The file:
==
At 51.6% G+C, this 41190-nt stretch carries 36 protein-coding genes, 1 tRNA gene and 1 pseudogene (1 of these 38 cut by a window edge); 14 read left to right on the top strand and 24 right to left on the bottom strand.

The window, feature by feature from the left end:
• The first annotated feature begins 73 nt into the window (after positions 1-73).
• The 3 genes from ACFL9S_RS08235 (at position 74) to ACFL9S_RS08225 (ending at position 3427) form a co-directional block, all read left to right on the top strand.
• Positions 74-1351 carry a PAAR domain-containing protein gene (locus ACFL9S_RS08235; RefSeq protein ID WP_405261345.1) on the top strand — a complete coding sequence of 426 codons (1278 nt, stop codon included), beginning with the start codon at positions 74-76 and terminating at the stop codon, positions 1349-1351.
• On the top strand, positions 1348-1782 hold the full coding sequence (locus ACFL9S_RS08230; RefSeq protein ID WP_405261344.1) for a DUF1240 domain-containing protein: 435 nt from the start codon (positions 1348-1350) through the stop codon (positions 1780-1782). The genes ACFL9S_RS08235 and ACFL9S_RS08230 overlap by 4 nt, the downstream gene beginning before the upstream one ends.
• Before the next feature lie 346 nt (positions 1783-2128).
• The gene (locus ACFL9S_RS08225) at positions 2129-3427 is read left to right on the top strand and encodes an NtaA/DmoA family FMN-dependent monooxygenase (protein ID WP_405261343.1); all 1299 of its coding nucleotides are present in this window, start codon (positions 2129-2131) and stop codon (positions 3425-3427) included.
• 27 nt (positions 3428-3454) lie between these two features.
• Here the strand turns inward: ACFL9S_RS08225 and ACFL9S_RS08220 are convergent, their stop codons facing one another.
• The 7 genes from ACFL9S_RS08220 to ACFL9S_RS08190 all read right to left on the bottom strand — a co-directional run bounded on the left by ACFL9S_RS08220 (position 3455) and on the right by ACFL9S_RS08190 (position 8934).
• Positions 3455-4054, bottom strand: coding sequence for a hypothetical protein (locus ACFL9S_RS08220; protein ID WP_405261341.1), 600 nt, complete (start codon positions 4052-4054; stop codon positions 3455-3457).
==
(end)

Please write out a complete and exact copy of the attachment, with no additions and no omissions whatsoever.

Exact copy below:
At 51.6% G+C, this 41190-nt stretch carries 36 protein-coding genes, 1 tRNA gene and 1 pseudogene (1 of these 38 cut by a window edge); 14 read left to right on the top strand and 24 right to left on the bottom strand.

The window, feature by feature from the left end:
• The first annotated feature begins 73 nt into the window (after positions 1-73).
• The 3 genes from ACFL9S_RS08235 (at position 74) to ACFL9S_RS08225 (ending at position 3427) form a co-directional block, all read left to right on the top strand.
• Positions 74-1351 carry a PAAR domain-containing protein gene (locus ACFL9S_RS08235; RefSeq protein ID WP_405261345.1) on the top strand — a complete coding sequence of 426 codons (1278 nt, stop codon included), beginning with the start codon at positions 74-76 and terminating at the stop codon, positions 1349-1351.
• On the top strand, positions 1348-1782 hold the full coding sequence (locus ACFL9S_RS08230; RefSeq protein ID WP_405261344.1) for a DUF1240 domain-containing protein: 435 nt from the start codon (positions 1348-1350) through the stop codon (positions 1780-1782). The genes ACFL9S_RS08235 and ACFL9S_RS08230 overlap by 4 nt, the downstream gene beginning before the upstream one ends.
• Before the next feature lie 346 nt (positions 1783-2128).
• The gene (locus ACFL9S_RS08225) at positions 2129-3427 is read left to right on the top strand and encodes an NtaA/DmoA family FMN-dependent monooxygenase (protein ID WP_405261343.1); all 1299 of its coding nucleotides are present in this window, start codon (positions 2129-2131) and stop codon (positions 3425-3427) included.
• 27 nt (positions 3428-3454) lie between these two features.
• Here the strand turns inward: ACFL9S_RS08225 and ACFL9S_RS08220 are convergent, their stop codons facing one another.
• The 7 genes from ACFL9S_RS08220 to ACFL9S_RS08190 all read right to left on the bottom strand — a co-directional run bounded on the left by ACFL9S_RS08220 (position 3455) and on the right by ACFL9S_RS08190 (position 8934).
• Positions 3455-4054, bottom strand: coding sequence for a hypothetical protein (locus ACFL9S_RS08220; protein ID WP_405261341.1), 600 nt, complete (start codon positions 4052-4054; stop codon positions 3455-3457).